The need for journalists in a digital world

January 2nd, 2009 by Perry

Here are two recent columns on the value of professional reporters - journalists - in reporting the news. Charlie Mitchell says “the world needs reporters” who “do yeoman-like work.” He says they

sit through the trials. They go to the city council and school board meetings. They listen to the athletes and coaches and to the campaign speeches. They pore over the public records, interview the sheriff, spend hours on the phone tracking down a state trooper for information on a wreck. They go to the ribbon-cuttings and press conferences. They read more bills than most legislators.  And then they relate their findings in a straightforward manner.

Mitchell predicts newspapers “especially smaller, community newspapers - will be around for quite a while.” (More on this subject at the Mississippi Press Association blog, InkBlots.)

Paul Mulshine, an opinion columnist for the Newark Star-Ledger, has a piece in the Wall Street Journal’s Opinion Journal titled “All I  Wanted for Christmas Was a Newspaper: Bloggers are no replacement for real journalists.” (Hat Tip: Jackson Jambalaya: Blogs v. Journalism). Mushine also writes about the need for serious and trained journalism and the challenges newspapers face with new media.

The problem is that printing a hard copy of a publication packed with solid, interesting reporting isn’t a guarantee of economic success in the age of instant news. Blogger Glenn Reynolds of “Instapundit” fame seems to be pleased at this. In his book, “An Army of Davids,” Mr. Reynolds heralds an era in which “[m]illions of Americans who were in awe of the punditocracy now realize that anyone can do this stuff.”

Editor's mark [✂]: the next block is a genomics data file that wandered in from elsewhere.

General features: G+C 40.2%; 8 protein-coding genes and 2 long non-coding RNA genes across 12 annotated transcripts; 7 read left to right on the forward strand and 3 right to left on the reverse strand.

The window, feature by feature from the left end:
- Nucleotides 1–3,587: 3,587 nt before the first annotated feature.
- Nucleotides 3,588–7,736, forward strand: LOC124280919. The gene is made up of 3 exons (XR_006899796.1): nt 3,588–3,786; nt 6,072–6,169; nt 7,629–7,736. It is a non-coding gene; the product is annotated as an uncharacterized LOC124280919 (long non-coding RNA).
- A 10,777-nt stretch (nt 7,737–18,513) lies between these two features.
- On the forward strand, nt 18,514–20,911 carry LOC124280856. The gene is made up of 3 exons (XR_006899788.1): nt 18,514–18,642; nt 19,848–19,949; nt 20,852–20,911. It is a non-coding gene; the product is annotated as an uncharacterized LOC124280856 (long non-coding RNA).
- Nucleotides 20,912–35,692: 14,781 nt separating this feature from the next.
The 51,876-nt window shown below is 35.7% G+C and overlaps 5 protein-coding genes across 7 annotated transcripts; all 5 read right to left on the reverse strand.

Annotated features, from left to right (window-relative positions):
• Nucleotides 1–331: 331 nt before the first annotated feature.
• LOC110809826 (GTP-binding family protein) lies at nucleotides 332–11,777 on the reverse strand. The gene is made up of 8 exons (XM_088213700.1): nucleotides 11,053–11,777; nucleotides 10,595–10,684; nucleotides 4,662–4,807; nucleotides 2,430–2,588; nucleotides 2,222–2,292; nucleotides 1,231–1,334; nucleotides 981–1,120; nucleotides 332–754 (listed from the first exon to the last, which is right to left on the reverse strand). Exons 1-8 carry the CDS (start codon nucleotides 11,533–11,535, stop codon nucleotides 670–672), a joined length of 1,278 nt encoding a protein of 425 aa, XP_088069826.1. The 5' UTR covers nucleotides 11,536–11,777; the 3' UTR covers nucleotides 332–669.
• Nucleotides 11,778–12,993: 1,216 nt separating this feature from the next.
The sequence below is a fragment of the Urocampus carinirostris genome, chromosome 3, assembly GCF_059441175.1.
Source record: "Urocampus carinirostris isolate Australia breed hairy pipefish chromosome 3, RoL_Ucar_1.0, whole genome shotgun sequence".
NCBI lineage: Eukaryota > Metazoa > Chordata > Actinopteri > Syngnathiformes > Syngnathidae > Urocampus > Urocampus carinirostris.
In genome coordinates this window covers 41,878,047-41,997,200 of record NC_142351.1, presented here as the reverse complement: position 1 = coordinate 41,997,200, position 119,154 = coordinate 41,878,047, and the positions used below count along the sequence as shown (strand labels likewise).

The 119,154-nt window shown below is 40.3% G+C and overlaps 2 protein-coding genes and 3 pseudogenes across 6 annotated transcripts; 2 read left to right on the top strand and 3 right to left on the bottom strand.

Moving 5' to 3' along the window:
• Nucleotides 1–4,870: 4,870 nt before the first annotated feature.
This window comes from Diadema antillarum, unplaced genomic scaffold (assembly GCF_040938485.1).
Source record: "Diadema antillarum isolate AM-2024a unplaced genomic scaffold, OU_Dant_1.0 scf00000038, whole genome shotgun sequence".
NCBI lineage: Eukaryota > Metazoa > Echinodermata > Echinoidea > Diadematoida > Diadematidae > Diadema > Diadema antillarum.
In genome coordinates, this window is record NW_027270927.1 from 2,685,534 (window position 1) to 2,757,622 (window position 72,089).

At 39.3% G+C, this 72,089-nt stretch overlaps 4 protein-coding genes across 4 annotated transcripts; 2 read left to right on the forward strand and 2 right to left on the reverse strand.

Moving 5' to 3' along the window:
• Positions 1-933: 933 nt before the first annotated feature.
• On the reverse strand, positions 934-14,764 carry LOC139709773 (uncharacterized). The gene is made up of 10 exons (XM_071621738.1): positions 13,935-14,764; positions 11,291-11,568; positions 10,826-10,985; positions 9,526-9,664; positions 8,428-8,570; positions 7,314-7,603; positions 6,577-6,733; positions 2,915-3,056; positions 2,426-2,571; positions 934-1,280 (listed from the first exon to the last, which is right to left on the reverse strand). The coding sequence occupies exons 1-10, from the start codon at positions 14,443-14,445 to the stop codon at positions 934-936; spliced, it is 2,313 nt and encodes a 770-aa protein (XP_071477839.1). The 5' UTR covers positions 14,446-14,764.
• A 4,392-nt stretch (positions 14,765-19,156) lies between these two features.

No, they can’t. Millions of American can’t even pronounce “pundit,” or spell it for that matter. On the Internet and on the other form of “alternative media,” talk radio, a disliked pundit has roughly a 50-50 chance of being derided as a “pundint,” if my eyes and ears are any indication.

The type of person who can’t even keep track of the number of times the letter “N” appears in a two-syllable word is not the type of person who is going to offer great insight into complex issues….

The common thread here, whether the subject is foreign, national or local, is that the writer in question is performing a valuable task for the reader — one that no sane man would perform for free. He is assembling what in the business world is termed the “executive summary.” Anyone can duplicate a long and tedious report. And anyone can highlight one passage from that report and either praise or denounce it. But it takes both talent and willpower to analyze the report in its entirety and put it in a context comprehensible to the casual reader.

This highlights the real flaw in the thinking of those who herald the era of citizen journalism. They assume newspapers are going out of business because we aren’t doing what we in fact do amazingly well, which is to quickly analyze and report on complex public issues. The real reason they’re under pressure is much more mundane. The Internet can carry ads more cheaply, particularly help-wanted and automotive ads.

So if you want a car or a job, go to the Internet. But don’t expect that Web site to hire somebody to sit through town-council meetings and explain to you why your taxes will be going up. Soon, newspapers won’t be able to do it either.

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